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  • FIRST POST
    • JuzaMum
    • By JuzaMum 8th Nov 18, 12:55 PM
    • 294Posts
    • 232Thanks
    JuzaMum
    Real Xmas tree advice
    • #1
    • 8th Nov 18, 12:55 PM
    Real Xmas tree advice 8th Nov 18 at 12:55 PM
    I have never had a real Xmas tree but as I threw the many years old artificial one away after last Xmas I have decided to get a real one this year.
    When do you buy one if you want it looking good one Xmas day?
    What should I look for when buying?
    I assume I need a stand.
    Any hints and suggestions please?
    (Sorry for mentioning the C word so early)
Page 1
    • EachPenny
    • By EachPenny 8th Nov 18, 3:43 PM
    • 8,004 Posts
    • 21,533 Thanks
    EachPenny
    • #2
    • 8th Nov 18, 3:43 PM
    • #2
    • 8th Nov 18, 3:43 PM
    When do you buy one if you want it looking good one Xmas day?
    Originally posted by JuzaMum
    As close to Christmas day as you are willing to wait, subject to (a) the retailers having any good ones left and (b) enjoying it before you have to take all the decorations off and find out how to dispose of it.
    What should I look for when buying?
    Originally posted by JuzaMum
    Has it been kept outside (good) or indoors (bad)?
    Does it look wilted or dry?
    If you give it a shake do any needles fall off?
    Don't be conned by 'special' trees which claim to last forever.

    And most importantly!!! Measure up your house before you go shopping so you know how big (height and girth) you need. No point coming home with a 12 foot Christmas tree if you want to have it indoors. (and if you aren't sure about 'feet' have both imperial and metric measurements written down)
    I assume I need a stand.
    Originally posted by JuzaMum
    You can use a stand, but many people use a bucket (from 99p) filled with sand or soil. The advantage of a bucket is it has a use on the other 364 days, whereas a stand doesn't.
    Any hints and suggestions please?
    Originally posted by JuzaMum
    Stick with an artificial tree, much less hassle?

    Or consider buying a potted tree which you can plant in the garden and enjoy year after year?
    (Sorry for mentioning the C word so early)
    Originally posted by JuzaMum
    You are not forgiven.
    "In the future, everyone will be rich for 15 minutes"
    • HampshireH
    • By HampshireH 8th Nov 18, 3:54 PM
    • 1,056 Posts
    • 1,212 Thanks
    HampshireH
    • #3
    • 8th Nov 18, 3:54 PM
    • #3
    • 8th Nov 18, 3:54 PM
    2 years ago we spent ages driving around for "the perfect tree". All we were left with was a headache. They are so expensive!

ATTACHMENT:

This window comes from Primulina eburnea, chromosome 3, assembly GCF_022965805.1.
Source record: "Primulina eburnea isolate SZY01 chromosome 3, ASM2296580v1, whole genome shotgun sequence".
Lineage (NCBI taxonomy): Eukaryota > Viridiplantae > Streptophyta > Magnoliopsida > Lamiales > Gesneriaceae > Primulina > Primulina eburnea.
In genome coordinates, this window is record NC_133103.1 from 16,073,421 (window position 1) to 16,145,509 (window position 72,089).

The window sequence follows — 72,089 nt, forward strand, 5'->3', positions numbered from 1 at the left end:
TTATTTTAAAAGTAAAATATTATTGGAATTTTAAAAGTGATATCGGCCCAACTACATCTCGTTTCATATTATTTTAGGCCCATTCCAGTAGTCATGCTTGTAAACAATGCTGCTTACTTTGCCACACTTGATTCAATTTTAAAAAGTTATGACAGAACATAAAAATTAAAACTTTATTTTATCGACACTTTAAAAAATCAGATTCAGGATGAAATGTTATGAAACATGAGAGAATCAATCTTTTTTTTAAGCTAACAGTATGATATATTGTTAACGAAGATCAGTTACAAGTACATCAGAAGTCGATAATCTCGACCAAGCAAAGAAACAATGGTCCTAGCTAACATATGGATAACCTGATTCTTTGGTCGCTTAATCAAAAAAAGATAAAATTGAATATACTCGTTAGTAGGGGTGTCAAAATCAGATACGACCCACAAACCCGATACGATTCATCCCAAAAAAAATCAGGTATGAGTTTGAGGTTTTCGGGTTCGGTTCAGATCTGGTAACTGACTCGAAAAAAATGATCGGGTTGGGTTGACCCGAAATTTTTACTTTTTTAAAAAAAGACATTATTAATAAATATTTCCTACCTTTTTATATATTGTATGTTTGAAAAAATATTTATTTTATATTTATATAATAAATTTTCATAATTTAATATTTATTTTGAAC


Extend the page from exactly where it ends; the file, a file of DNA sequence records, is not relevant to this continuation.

Last year we went to Bunnings and bought a 25 tree. It was brilliant. Our is quite squat (it needed to go on top of a unit) but fanned out well and had lots of arms.

    It's been in a pot in the garden all year and has thrived. We will be dressing the same tree up this year.

    Don't be fooled by the most expensive being better. They are often not better, just bigger.
    • theonlywayisup
    • By theonlywayisup 8th Nov 18, 4:21 PM
    • 12,825 Posts
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    theonlywayisup
    • #4
    • 8th Nov 18, 4:21 PM
    • #4
    • 8th Nov 18, 4:21 PM
    I would recommend a stand, you can add water to them and keep the tree as hydrated as possible, it's amazing how much they "drink".

    Once you've bought it, store it outside for a day or so in a bucket of water. Make sure you know where it's going and that access is good - perhaps don't undo the netting until it's inside.

    We usually buy ours after the first week of December with a view to having it up by 10th or so (we have holiday cottages and each has it's own fresh tree). They can be expensive but we have the bonus of having a great local supplier who will do Nordmann Firs for 25 - 35 depending on height. Our reception has one that stands 12-14ft and we've not paid more than 30 for it. They last well and have negligible drop (needles). Try and find a good local supplier and not perhaps an expensive garden centre.
    • rob7475
    • By rob7475 8th Nov 18, 4:46 PM
    • 304 Posts
    • 187 Thanks
    rob7475
    • #5
    • 8th Nov 18, 4:46 PM
    • #5
    • 8th Nov 18, 4:46 PM
    We got ours the first week in December last year and it lasted till the new year with very few dropped needles until the last couple of days.